ECHO palliative care in Africa (ECHO-PACA): Improving access to quality palliative care.

Document Type

Conference Paper


Internal Medicine (East Africa)


Background: There is limited access to quality Palliative Care (PC) for advanced cancer patients being treated in Sub Saharan Africa due to limited PC knowledge among health care providers in the region. The goal of this innovative project was to improve access by offering cost-effective training to these providers using Project ECHO (Extension for Community Healthcare Outcomes), an established telementoring and support program.Our aim was to evaluate feasibility, attitudes, knowledge, and efficacy of participants of ECHO-PACA to deliver PC.

Methods: An interdisciplinary team at the UT MD Anderson Cancer Center, guided by PC providers in Sub Saharan Africa, developed a standardized curriculum based on PC needs in the region. Participants were then recruited and monthly telementoring sessions consisting of case presentations, discussions, and didactic lectures began in July 2016. Program participants included 14 clinics and teaching hospitals from Ghana, Kenya, Nigeria, South Africa, and Zambia, with sessions offering participants the ability to interact and learn new skills in PC. Participants were surveyed at the beginning, mid-point and end of the 16 month program to evaluate changes in self-perceived efficacy in pain assessment and management, Identification of signs/symptoms of imminent death, Identifying and addressing challenging communication issues related to end of life.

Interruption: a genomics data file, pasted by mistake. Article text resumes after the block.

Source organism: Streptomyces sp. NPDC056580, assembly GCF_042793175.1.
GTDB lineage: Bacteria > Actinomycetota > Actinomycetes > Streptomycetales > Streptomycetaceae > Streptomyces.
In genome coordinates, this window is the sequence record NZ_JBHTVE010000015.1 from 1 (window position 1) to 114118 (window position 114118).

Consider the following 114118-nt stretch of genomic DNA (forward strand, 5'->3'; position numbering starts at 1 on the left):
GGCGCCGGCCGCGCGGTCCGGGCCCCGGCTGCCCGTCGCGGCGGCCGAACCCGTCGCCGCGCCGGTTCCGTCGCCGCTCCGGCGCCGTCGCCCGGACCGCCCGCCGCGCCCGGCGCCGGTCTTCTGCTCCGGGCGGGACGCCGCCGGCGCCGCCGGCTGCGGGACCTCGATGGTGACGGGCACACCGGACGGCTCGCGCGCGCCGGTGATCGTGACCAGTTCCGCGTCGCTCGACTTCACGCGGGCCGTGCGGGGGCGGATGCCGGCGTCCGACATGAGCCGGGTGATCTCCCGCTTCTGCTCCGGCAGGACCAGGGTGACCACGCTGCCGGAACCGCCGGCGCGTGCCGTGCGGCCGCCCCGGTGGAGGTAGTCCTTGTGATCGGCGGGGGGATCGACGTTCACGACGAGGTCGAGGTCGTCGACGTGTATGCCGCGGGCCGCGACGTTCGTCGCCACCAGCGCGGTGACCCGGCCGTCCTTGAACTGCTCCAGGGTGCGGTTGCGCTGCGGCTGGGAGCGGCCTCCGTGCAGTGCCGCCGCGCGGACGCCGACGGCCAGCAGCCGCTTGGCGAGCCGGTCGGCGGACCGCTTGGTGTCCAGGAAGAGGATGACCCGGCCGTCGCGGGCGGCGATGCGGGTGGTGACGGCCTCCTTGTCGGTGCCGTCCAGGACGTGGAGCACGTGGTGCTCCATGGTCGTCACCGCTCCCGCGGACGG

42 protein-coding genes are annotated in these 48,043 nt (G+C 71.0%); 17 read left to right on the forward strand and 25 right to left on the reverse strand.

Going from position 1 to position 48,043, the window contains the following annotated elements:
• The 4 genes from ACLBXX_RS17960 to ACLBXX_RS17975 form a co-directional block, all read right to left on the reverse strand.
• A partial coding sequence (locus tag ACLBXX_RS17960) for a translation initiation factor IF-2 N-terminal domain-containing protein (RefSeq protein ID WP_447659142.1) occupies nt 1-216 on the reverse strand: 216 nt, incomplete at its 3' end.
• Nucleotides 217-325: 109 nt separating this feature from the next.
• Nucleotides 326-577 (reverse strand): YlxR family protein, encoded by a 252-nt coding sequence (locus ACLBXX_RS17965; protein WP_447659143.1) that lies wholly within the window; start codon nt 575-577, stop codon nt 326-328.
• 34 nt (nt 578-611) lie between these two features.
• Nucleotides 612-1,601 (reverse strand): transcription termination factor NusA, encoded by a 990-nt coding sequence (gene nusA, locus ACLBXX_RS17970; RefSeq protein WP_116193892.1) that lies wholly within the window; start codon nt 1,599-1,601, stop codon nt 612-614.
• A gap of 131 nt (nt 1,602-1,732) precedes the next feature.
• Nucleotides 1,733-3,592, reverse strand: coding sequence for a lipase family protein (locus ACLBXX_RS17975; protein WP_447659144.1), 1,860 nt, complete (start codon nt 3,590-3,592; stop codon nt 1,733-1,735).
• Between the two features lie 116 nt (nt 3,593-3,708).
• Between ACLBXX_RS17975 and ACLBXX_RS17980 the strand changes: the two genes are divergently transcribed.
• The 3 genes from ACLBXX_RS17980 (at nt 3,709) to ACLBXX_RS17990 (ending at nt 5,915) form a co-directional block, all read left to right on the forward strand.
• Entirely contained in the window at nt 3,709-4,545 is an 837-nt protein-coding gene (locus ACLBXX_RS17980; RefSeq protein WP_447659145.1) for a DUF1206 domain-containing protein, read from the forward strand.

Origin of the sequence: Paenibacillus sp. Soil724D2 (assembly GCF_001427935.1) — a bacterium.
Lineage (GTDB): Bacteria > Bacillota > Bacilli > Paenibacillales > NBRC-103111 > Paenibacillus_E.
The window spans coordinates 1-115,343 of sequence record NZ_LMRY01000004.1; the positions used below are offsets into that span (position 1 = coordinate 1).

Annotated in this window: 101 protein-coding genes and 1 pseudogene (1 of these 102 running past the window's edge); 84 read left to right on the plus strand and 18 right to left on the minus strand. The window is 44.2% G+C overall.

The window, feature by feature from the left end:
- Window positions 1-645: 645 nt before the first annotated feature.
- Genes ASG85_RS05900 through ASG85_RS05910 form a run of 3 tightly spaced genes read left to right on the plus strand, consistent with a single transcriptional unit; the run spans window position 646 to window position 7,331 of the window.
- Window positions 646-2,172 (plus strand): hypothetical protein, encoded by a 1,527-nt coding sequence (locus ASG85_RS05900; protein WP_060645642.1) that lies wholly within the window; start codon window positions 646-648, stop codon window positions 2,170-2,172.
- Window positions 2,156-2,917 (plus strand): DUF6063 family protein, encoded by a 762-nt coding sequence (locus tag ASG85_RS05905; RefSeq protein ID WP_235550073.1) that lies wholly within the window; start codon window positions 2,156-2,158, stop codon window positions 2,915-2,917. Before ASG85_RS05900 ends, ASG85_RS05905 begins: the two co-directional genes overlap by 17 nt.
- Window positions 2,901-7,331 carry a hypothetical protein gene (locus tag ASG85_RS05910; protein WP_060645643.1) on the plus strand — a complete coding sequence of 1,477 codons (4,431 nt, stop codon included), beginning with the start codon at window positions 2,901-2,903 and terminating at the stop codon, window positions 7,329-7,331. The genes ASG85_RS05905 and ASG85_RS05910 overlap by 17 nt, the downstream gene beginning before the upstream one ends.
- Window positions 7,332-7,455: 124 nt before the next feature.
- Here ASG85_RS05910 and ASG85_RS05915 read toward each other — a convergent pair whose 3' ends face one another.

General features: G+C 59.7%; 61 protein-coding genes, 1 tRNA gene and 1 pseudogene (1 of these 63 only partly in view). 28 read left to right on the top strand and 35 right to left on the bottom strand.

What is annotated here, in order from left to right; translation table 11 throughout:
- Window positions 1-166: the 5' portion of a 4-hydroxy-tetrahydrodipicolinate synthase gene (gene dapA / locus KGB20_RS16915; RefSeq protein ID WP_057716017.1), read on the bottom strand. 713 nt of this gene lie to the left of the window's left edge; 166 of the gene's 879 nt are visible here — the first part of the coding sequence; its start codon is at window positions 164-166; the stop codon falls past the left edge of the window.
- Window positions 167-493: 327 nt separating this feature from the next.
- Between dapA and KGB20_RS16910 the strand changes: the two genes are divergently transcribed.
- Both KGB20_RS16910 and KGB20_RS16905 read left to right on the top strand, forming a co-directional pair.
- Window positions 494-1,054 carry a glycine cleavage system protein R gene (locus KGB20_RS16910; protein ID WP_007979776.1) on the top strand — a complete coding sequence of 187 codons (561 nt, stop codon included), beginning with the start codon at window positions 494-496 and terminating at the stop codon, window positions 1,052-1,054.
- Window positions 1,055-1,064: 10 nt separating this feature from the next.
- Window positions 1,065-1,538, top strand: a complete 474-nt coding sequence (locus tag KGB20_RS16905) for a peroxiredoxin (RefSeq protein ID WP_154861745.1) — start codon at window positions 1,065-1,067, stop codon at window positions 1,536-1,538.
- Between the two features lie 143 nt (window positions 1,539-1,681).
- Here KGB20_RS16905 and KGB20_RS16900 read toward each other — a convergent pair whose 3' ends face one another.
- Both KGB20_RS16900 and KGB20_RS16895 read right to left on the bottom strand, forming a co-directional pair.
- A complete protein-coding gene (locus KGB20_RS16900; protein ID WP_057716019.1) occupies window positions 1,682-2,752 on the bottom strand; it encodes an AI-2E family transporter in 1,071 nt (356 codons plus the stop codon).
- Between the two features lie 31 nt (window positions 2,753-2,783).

Results: Median participation per session was 30. Median duration of monthly meetings was 90 minutes. 33 of 40 initial participants (83%) completed the survey. There was significant improvement in appropriate use of non-opioid analgesics for persistent pain (p = .03), titrating opioids to optimize pain control (p = .03), Identification of signs/symptoms of imminent death (p = .05), and Identifying and addressing challenging communication issues related to end of life (p = .02).

Conclusions: ECHO-PACA was a feasible, cost effective, pragmatic approach to disseminate PC knowledge without the need for travel, which has the potential to increase access to quality PC through enhancing the skills of providers in resource challenged areas of Sub Saharan Africa. Further studies are needed to evaluate ECHO-PACA impact on patient outcomes.

Publication (Name of Journal)

ASCO Meeting Library